No one we have asked has admitted to knowing the film very well, but it does seem to contain parodies of narrative, as when Jack Nicholson (Frank Costello) delivers the line: “When you decide to be something, you can be it. That’s what they don’t tell you in the church. When I was your age they would say we can become cops or criminals. Today, what I’m saying to you is this: when you’re facing a loaded gun, what’s the difference?”
It is, of course, a hoax of the imagination, we know, but the tie-in between St. Patrick’s Day parties, parades and festivals, the one being held in Alcatraz GoGo — which is predicted to be vast, wild, drunken and well attended — and Whitey’s appearance, may not be as tenuous as you think.
The day celebrates St. Patrick’s death, another character shrouded by enigma as not much is really known about Ireland’s green saint, other than he was born in Britain into a wealthy Romano-British family in the 4th century and that at the age of sixteen he was kidnapped by Irish raiders and taken captive to Ireland as a slave.
According to his confession, he was told by god in a dream to flee from his captivity. He did, and returned in 432 to “christianise” the Irish from their native polytheism.
With some faint glimmer of hope, Bulger, who has been sighted in Europe, and is hiding in Canada according to a report by the US authorities, may decide, however delusional this may seem at face value, to come to Thailand.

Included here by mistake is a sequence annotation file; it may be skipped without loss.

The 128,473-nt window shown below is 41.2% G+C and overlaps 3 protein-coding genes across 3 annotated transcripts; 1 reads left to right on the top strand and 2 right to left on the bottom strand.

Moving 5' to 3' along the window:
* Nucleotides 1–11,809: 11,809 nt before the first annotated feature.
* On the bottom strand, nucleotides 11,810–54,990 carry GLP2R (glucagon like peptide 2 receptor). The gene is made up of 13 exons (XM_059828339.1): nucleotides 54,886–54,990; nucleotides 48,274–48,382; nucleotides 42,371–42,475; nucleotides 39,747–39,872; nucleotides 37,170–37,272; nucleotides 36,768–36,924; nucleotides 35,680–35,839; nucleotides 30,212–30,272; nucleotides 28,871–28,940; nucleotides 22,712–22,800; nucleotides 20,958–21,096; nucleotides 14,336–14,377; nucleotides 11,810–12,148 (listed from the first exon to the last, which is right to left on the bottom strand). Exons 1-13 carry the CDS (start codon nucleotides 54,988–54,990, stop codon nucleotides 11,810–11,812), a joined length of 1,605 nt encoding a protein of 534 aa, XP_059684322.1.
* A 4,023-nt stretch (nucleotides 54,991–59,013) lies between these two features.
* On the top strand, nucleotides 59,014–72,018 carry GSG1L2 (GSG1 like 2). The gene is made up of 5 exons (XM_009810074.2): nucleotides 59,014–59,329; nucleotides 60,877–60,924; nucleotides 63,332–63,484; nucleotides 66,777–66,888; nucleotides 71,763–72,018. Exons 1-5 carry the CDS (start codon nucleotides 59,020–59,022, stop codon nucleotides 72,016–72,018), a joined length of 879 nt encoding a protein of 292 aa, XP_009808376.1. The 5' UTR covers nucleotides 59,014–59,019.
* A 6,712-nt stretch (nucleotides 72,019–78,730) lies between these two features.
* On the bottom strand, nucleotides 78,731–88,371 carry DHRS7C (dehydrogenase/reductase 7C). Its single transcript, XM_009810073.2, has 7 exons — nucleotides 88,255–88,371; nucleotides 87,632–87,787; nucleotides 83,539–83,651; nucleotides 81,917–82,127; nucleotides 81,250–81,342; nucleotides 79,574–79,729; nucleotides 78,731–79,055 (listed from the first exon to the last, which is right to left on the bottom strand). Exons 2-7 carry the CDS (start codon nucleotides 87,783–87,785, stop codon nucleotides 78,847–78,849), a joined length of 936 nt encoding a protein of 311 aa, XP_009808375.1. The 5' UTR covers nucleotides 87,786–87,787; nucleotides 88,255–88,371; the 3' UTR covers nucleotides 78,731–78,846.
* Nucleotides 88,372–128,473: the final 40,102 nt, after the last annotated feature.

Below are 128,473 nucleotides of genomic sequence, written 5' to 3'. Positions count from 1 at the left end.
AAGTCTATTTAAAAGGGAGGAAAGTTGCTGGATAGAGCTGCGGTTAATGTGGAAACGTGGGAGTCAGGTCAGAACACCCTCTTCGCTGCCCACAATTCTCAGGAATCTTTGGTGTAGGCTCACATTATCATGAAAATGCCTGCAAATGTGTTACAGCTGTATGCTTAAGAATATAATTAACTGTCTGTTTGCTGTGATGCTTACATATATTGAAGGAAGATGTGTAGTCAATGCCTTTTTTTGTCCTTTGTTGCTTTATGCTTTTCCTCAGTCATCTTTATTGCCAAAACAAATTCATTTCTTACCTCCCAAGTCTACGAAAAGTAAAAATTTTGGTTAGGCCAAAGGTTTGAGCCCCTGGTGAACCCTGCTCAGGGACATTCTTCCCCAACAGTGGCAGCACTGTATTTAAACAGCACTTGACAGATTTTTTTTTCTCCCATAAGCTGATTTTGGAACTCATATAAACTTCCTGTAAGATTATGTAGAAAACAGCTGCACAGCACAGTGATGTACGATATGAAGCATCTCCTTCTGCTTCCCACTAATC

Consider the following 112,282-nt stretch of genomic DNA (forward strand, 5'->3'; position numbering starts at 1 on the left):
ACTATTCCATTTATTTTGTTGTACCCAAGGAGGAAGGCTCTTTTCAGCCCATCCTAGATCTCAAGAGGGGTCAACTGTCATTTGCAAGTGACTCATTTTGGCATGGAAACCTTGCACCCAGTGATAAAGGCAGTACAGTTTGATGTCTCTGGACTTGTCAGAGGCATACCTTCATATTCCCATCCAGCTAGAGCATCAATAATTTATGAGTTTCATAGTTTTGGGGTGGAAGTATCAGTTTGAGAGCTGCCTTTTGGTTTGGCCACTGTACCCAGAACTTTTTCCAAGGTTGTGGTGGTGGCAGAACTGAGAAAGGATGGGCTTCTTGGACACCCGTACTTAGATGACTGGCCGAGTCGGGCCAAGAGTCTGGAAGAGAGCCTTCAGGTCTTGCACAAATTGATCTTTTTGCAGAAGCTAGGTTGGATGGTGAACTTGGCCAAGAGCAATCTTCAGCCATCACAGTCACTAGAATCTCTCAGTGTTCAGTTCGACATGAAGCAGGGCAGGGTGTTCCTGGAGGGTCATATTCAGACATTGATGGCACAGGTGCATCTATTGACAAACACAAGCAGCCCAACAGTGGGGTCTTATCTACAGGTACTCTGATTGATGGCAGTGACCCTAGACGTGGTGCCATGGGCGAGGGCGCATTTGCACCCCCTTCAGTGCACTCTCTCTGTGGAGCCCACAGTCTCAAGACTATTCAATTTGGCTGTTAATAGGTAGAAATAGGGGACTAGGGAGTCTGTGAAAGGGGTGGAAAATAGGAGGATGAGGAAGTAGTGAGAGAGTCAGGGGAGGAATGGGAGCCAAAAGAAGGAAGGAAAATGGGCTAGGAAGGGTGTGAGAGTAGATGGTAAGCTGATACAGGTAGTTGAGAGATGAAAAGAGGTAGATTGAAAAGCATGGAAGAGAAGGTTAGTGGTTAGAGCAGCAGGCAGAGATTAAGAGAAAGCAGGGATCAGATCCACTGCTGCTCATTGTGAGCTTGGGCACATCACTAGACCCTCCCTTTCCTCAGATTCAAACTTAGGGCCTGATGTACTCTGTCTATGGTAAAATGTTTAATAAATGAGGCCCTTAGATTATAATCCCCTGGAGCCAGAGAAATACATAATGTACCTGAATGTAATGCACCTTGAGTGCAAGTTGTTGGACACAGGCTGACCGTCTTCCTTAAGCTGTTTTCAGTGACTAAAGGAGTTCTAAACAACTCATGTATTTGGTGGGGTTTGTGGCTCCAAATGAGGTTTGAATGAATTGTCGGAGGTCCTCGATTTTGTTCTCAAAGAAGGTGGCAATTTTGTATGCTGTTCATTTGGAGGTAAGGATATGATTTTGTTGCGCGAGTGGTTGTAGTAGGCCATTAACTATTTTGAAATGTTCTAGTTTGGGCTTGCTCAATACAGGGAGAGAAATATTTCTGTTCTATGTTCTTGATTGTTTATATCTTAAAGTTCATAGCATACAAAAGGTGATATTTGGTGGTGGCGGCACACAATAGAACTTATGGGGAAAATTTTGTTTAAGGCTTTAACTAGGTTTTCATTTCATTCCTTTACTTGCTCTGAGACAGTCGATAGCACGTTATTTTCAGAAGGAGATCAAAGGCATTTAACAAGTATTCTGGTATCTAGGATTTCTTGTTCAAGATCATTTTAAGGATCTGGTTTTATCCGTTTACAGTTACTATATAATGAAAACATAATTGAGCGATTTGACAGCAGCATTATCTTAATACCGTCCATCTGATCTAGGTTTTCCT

As yet, there has been no firm evidence to support the theory of him making a cameo appearance, but he’s a history lover and enjoys recounting his days in Alcatraz, so there’s a rare chance he might make a dash for it on the night.
As Frank Costello says in the film, “I don’t want to be a product of my environment; I want my environment to be a product of me.” With or without Bulger, Alcatraz will be celebrating St. Patrick’s Day on 17th of next month in some style.
Brief history of prisons, Foucault’s discipline and why Alcatraz never worked
Monday February 14th 2011, 1:43 pm
Filed under: News
At Alcatraz, inmates ended up at the Rock because they refused to play by rules set out for them in other federal penitentiaries. But what were the “rules” and why did they never work?
Up until the 17th century, prisoners were incarcerated mainly for debt. In those days, in Britain at least, the idea of incarceration had not yet occurred to anyone as a particularly smart idea because the usual sentence for those found guilty of crimes was death. Then, in 1615, Thomas More’s “Utopia” suggested a proposal for imprisonment as an alternative.
At this time, about half the prisons were privately owned and rented out to sub-contractors. Newgate prison in London, for instance, dating from as early as 1130, was a commercial enterprise administered by a “warden”.
In 1682, the Duke of York, later to become James II of England, handed over a large chunk of his American holdings to William Penn. This land included the present-day Pennsylvania. On hearing the news, Penn sailed to America and the colonists pledged allegiance to him as their new proprietor after he had journeyed upriver and founded the Province of Pennsylvania. Under his direction, the city of Philadelphia was planned and developed.